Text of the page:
The fake journalists at Comedy Central's "Daily Show" were playing Tuesday when Donald Trump Jr. said this: "Our schools used to be an elevator to the middle class; now they're stalled on the ground floor. They're like Soviet-era department stores that are run for the benefit of the clerks and not the customers, for the teachers and the administrators and not the students."
Junior's phrasing was awfully similar to a passage from a recent essay in the American Conservative, where F.H. Buckley wrote this: "What should be an elevator to the upper class is stalled on the ground floor. Part of the fault for this may be laid at the feet of the system’s entrenched interests: the teachers' unions and the higher-education professoriate. Our schools and universities are like the old Soviet department stores whose mission was to serve the interests of the sales clerks and not the customers."
The result was a bunch of headlines like these:
Did Donald Trump Jr. just plagiarize his speech, too? (Vanity Fair)Now Donald Trump Jr. is accused of plagiarizing HIS speech! (RedState)Donald Trump Jr.'s speech was also cribbed (ThinkProgress)
But as The Fix's Philip Bump explained Wednesday, the controversy quickly died when it turned out that Buckley helped write Donald Trump Jr.'s speech. So he was really just stealing from himself.
Here at The Fix, we also scrubbed Mike Pence's Wednesday-night address and found phrases borrowed from Ronald Reagan, the Bible and Bill Clinton, of all people. But as Aaron Blake noted, these were more like hat-tips to familiar texts than attempts by Pence to pass off someone else's ideas as his own (though not all news outlets were so charitable in their assessments).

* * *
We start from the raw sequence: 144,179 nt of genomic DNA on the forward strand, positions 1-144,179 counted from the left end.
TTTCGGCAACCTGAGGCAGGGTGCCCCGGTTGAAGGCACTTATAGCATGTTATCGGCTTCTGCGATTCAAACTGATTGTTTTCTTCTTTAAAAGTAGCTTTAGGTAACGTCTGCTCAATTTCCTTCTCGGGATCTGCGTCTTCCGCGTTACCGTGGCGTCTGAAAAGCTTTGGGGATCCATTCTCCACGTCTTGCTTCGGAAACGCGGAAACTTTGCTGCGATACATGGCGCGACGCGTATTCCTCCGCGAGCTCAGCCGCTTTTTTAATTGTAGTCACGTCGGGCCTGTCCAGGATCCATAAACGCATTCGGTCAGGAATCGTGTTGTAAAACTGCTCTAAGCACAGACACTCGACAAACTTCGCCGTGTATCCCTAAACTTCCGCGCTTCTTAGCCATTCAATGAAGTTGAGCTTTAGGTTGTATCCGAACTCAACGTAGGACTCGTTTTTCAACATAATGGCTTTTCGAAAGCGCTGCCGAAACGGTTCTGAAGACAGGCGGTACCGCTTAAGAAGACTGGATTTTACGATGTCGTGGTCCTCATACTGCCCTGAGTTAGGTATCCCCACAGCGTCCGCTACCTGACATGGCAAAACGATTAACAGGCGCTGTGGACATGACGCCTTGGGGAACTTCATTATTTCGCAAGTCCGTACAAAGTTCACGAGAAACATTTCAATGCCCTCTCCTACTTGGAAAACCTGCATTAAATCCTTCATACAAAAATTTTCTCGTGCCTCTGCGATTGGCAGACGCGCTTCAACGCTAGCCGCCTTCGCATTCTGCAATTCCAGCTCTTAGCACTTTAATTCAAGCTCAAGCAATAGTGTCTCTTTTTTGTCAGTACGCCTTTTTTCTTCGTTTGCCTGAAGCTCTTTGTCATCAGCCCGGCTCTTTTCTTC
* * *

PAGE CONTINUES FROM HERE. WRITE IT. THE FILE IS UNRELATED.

Then there's this: Breitbart News, which can always be counted on to defend the Trumps, published a story under the headline "Michelle Obama copied Alinsky in speech Melania Trump allegedly plagiarized." The argument was that the original material in question really wasn't all that original.
Here's the key passage, from a part of her speech when Michelle Obama was recalling remarks her husband delivered at a neighborhood gathering in Chicago: "Barack stood up that day, and he spoke words that have stayed with me ever since. He talked about the world as it is and the world as it should be."
"Rules for Radicals" is a touchstone for some liberals. The Obamas' borrowing of an Alinsky phrase can probably be most fairly placed into the same hat-tip category as Pence's echoing of Reagan — an homage that members of a partisan audience are likely to recognize and appreciate. Barack Obama has juxtaposed the "world as it is" and the "world as it should be" in a few speeches as president, too.
Incidentally, Alinsky just came up at the Republican convention in a speech by Ben Carson, who noted that "Rules for Radicals" refers to Lucifer as "the first radical known to man, who rebelled against the establishment and did it so effectively that he at least won his own kingdom." Alinsky was the subject of Hillary Clinton's undergraduate thesis, and she later wrote in a book that "I agreed with some of Alinsky's ideas, particularly the value of empowering people to help themselves."
"Are we willing to elect someone as president who has as their role model somebody who acknowledges Lucifer?" Carson asked the GOP convention crowd.
All of the doctor's citations seemed to be in order.
This isn’t entirely new. BuzzFeed’s Andrew Kaczynski, for one, is always on the lookout, documenting multiple instances of plagiarism in a book written by Carson and catching several Republican politicians copying and pasting from Rand Paul’s website. Kaczynski has uncovered plagiarism by Paul, too.
Now, much of the press corps is joining the hunt. Speakers, beware.